1. Health risks and nutrition

In 2023, beef is still considered by many to be a nutritious food, namely for its protein, iron, and B12 content. But is it actually good for you?

An expanding bank of research is uncovering the many health risks associated with eating beef and other red meats, in part due to dangerous amounts of saturated and trans fat, as well as cholesterol levels. Studies have linked red meat to an increased risk of foodborne illness, endometriosis, type 2 diabetes, heart disease, cancer (especially breast cancer and colorectal cancer), as well as death.

“The supposed health benefits of ‘beef’ have been hugely exaggerated and are outdated,” says certified holistic nutritionist Bridget DeMarsh. “The reality is that eating cow meat is detrimental to human health and any perceived nutritional benefits are greatly outweighed by the risks.”

Major bodies around the world now encourage limiting intake of red meat for health reasons. This includes the World Health Organization (WHO), a specialised UN agency that guides international health policies, as well as countries like Sweden, Belgium, Finland, Denmark, Brazil, Greece, and Qatar.

  1. Environmental impact

Beef’s colossal impact on the planet is becoming more widely accepted among the public, and for good reason. Beef production is to blame for extensive land clearing (deforestation), to make room for farms and facilities as well as to grow feed crops. 

It’s a system that ecologist Nicholas Carter, co-founder of, describes as “extravagantly inefficient and wasteful.” He explains: “Farming for beef alone uses 60 percent of the world’s agricultural land but accounts for only two percent of global calories and five percent of global protein consumed.”

Rainforest logging By Rich Carey via Shutterstock (1419975875)

The beef industry’s water use and pollution is also among the worst. And when it comes to greenhouse gases (GHGs), beef is to blame for more emissions than any other food product.

The United Nations highlights the profound environmental impact of animal-based foods on its website and encourages plant-based eating, especially in high-income countries. “What you eat is much more important than how far that food has travelled or how much packaging it has,” the organisation states. “Transport and packaging typically account for only a small fraction of foods’ greenhouse gas emission.”

  1. Other global (and often hidden) impacts

Animal rights, personal health, and the environment are usually the first topics raised when considering the “side effects” of meat production. But its impacts span even further. 

The meat industry has repeatedly been linked to multiple global crises, including cross-species zoonotic diseases (like COVID-19 and more recently, bird flu), world hunger, species loss, and antibiotic resistance. The latter is of particular concern when it comes to red meat. Because animals like cows and pigs are kept alive for longer than other individuals in the meat industry (chickens, for instance, are slaughtered at six weeks), they are fed 80 percent of the medically important antibiotics given to farmed animals.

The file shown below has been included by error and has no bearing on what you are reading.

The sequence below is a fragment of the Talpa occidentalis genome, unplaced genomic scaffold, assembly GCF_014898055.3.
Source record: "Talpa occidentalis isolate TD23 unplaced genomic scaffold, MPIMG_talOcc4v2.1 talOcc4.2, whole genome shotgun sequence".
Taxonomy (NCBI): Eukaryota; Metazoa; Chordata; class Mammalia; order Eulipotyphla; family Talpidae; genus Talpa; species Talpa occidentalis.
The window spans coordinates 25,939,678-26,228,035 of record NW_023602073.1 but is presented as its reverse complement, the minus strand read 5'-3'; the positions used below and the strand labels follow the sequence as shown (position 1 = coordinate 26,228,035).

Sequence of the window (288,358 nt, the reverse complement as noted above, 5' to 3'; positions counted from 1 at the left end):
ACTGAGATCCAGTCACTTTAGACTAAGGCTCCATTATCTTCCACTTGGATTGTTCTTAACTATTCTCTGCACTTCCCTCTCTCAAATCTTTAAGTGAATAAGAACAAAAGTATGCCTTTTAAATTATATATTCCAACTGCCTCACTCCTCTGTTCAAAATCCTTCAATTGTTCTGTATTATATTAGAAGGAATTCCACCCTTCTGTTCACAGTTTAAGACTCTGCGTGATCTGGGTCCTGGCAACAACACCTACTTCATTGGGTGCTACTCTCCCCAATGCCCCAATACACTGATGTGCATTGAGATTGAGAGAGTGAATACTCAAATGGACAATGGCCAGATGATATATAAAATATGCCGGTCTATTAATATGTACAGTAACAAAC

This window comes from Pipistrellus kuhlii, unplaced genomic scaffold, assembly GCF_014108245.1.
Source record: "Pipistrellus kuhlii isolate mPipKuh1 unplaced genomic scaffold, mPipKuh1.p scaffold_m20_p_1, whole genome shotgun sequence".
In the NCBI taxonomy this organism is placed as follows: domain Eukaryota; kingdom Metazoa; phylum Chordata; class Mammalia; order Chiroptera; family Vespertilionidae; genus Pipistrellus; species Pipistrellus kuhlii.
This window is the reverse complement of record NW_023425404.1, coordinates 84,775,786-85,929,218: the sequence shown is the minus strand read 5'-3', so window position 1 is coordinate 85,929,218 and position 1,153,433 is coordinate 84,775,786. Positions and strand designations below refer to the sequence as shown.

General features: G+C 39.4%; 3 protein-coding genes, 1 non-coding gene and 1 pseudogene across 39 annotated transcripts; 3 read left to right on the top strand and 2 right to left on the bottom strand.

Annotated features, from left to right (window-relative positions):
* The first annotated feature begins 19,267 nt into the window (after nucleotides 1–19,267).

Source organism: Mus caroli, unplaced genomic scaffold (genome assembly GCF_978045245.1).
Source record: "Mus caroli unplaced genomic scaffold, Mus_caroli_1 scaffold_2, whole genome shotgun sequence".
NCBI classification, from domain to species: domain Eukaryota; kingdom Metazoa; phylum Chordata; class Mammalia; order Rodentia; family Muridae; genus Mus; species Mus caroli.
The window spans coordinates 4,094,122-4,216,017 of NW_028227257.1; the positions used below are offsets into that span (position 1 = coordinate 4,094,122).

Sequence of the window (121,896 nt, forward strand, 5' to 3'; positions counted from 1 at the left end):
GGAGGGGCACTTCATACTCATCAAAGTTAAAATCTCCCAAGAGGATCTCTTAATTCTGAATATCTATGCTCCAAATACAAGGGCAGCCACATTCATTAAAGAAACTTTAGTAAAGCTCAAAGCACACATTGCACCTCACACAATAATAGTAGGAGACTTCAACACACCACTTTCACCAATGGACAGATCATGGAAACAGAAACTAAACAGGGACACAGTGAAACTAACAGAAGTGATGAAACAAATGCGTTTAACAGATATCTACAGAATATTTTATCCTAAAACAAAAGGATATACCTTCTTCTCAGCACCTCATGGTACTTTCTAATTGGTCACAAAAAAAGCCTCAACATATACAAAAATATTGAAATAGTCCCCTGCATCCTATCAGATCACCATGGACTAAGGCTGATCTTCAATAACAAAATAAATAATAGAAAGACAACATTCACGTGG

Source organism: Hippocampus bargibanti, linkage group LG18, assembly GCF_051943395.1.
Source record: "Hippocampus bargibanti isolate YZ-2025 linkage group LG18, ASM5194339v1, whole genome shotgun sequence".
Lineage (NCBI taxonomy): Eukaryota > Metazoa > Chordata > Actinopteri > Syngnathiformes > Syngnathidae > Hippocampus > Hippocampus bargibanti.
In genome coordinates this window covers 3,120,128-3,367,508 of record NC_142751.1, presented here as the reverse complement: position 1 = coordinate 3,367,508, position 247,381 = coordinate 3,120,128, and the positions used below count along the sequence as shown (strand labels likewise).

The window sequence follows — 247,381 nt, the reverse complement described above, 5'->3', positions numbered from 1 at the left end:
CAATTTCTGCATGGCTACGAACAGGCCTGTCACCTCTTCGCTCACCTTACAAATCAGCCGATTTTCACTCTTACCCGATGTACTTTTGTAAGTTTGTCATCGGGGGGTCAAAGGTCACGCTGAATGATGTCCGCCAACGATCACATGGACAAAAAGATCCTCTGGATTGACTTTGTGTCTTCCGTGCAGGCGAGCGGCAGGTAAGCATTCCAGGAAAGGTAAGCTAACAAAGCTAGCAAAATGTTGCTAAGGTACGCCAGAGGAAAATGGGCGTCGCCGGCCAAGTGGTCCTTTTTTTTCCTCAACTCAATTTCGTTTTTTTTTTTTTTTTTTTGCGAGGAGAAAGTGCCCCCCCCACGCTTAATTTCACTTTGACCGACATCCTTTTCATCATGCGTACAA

Additionally, recent investigations have shone a light on the unethical labour conditions at meatpacking plants, abattoirs, and similar companies, including child labour and exploitation of migrant workers. Slaughterhouses also see vastly more occupational injuries, amputations, psychological distress, and deaths than other fields. Many previous meat industry workers cite their experiences as the reason for them going vegan.

  1. There are plenty of vegan beef alternatives
Plant-Based option from VBites

Realistic meat alternatives may have been difficult to track down in the past, but nowadays, there’s a plant-based version of everything, and beef is no exception. Vegan-friendly meatballs, mince, patties, strips, corned beef, steak, ribs, and ground beef are all available to buy from many major supermarkets, as well as online retailers.

While this list is definitely not exhaustive, here are some brands that offer plant-based beef products:

Cow rescue charities

There are various rescues and sanctuaries that take in cows in need of rehabilitation, and/or a forever home. Here are just some of the organisations helping cows and other non-human animals:

Vale da Rainha – Minas Gerais, Brazil
Visit their website, Facebook, or Instagram

jemima webber
Jemima is a vegan writer from Australia. She has worked with global brands and charities, primarily focusing on animal rights and the climate crisis, as well as music and psychology. She previously held roles as the Head of Editorial at Plant Based News and Senior Editor at LIVEKINDLY. Jemima currently lives in Canada with her senior plant-based dog Levi. The pair have had the privilege of fostering cats in several countries and living at a vegan sanctuary for animals rescued from the meat, dairy, and egg industries.